Cowboy Henry and Finnon BurkeHer road to the electric chair began soon after she and Cowboy were wed when he received a 50-year sentence for murder. Although his victim was a law officer, Cowboy escaped hanging in Texas because the cop was off-duty and the killing was the culmination of a drunken brawl.
Toni Jo, who was born Annie Beatrice McQuiston, made the decision in the courtroom as Cowboy was being taken away that she would get him out. To her, get him out meant busting him from behind bars, not some kind of mealy-mouthed begging to the governor or hopeless appeals.
“When I stood there in the courtroom and heard the judge send him away it was like it was me they were locking up,” she told the authorities after she was arrested for Calloway’s murder. “I suffered all I could then.”
To free Cowboy, who clearly loved Toni Jo as much as she loved him, the ex-hooker needed two things: money and an accomplice. Using her beauty and exotic “Tex-Mex” accent, she enlisted the help of Finnon “Arkansas” Burke.
Burke was a drifter/career criminal who was head-over-heels in love with a woman he could never have for himself; however, it appears that Toni Jo was happy to lend herself to him if he was willing to help her get her man out of Huntsville.
The pair began a series of small-time robberies with Toni Jo setting aside her portion of the loot as part of her bankroll to free Cowboy.
First they robbed a small hardware store in Beaumont, Texas, and got sixteen guns. The sold most of the weapons, but with two handguns they started down a frozen highway toward Stuttgart, Arkansas, where they planned to rob a bank.
Part of that plan involved finding a getaway car. Once again, Toni Jo’s prettiness helped out.
While Burke hid in the weeds next to the highway outside Lake Charles, Louisiana, on Valentine’s Day 1940 Toni Jo stuck out her thumb and within short order found them a ride with Calloway, who was headed to Lake Charles from his home in Houston. The would-be yeggs immediately forced Calloway to strip and jammed him into the rumble-seat/trunk of his car. They drove on a few miles and pulled over beside an icy Louisiana rice paddy.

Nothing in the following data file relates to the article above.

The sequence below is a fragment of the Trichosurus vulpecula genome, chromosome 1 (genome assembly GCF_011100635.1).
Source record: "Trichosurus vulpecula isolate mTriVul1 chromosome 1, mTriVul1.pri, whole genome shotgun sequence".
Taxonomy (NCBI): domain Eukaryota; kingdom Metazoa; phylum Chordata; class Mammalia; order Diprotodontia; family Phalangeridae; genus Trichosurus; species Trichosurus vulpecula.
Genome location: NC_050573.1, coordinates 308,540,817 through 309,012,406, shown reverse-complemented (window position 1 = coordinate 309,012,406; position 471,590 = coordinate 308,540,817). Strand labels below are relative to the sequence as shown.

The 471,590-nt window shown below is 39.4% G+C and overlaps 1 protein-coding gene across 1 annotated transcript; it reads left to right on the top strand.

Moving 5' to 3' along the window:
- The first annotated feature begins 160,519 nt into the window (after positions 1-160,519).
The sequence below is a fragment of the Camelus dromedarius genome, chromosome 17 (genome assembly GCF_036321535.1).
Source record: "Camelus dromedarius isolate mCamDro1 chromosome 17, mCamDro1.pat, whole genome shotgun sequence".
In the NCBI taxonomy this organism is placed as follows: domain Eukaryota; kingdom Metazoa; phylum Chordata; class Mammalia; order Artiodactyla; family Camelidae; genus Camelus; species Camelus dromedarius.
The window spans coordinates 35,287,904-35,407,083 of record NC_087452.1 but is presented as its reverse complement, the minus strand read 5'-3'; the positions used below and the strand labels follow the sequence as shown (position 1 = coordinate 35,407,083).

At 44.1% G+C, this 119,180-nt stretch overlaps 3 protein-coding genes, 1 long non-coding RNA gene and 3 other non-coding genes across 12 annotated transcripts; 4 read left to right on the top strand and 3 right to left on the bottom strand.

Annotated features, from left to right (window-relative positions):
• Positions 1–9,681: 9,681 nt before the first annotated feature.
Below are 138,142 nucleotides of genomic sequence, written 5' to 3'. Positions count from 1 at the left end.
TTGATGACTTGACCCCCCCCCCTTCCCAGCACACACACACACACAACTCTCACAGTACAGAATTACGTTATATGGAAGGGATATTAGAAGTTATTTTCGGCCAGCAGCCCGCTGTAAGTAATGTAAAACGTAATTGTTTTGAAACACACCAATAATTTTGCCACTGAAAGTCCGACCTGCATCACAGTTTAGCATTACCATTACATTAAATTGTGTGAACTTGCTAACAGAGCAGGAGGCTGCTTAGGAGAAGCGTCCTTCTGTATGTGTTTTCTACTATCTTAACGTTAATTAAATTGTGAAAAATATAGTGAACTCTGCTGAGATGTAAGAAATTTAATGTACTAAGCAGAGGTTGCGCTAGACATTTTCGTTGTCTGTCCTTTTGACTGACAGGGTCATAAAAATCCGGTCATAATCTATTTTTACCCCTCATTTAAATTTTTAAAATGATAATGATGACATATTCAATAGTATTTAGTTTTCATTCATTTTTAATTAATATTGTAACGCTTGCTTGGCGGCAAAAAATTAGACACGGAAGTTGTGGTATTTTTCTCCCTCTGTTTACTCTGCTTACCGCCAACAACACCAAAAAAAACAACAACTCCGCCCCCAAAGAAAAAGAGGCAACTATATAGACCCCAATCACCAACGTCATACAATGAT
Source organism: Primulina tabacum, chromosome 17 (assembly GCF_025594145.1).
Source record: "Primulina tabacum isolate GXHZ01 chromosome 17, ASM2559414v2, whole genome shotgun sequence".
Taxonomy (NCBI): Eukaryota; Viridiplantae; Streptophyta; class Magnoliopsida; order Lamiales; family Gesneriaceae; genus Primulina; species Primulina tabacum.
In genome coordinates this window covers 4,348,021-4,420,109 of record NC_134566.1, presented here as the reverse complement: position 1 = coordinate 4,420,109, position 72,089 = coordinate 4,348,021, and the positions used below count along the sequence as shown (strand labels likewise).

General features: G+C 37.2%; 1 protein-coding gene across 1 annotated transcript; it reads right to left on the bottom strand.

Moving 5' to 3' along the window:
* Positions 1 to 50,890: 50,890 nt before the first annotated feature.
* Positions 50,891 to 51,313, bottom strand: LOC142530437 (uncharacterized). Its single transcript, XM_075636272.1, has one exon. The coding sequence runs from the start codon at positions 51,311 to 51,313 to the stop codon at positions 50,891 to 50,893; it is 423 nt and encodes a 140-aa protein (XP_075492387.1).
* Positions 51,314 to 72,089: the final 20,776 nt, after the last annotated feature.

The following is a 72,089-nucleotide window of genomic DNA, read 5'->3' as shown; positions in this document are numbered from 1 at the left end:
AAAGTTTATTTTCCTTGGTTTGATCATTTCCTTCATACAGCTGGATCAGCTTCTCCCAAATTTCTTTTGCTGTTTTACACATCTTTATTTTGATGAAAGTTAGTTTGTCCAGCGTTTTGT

They pulled Calloway from the rumble seat and dragged him over the frozen ground toward a lonely haystack. Not just freezing and terrified, Calloway must have been in pain — when he was forced into the back of the car, Toni Jo slammed his hand in the lid of the rumble seat and broke most of his knuckles. Barbed wires that separated the hayfield from the rice paddy tore his skin, his autopsy revealed later.
What Calloway didn’t know as he knelt naked next to the haystack — not that it would have made much difference — was that Toni Jo’s pistol was not loaded. She waited until he had finished pleading for his life and talking of his family, before she made a show of loading the gun.
After advising him to say his prayers, but by her own admission before he even began, Toni Jo shot Calloway above the right eye.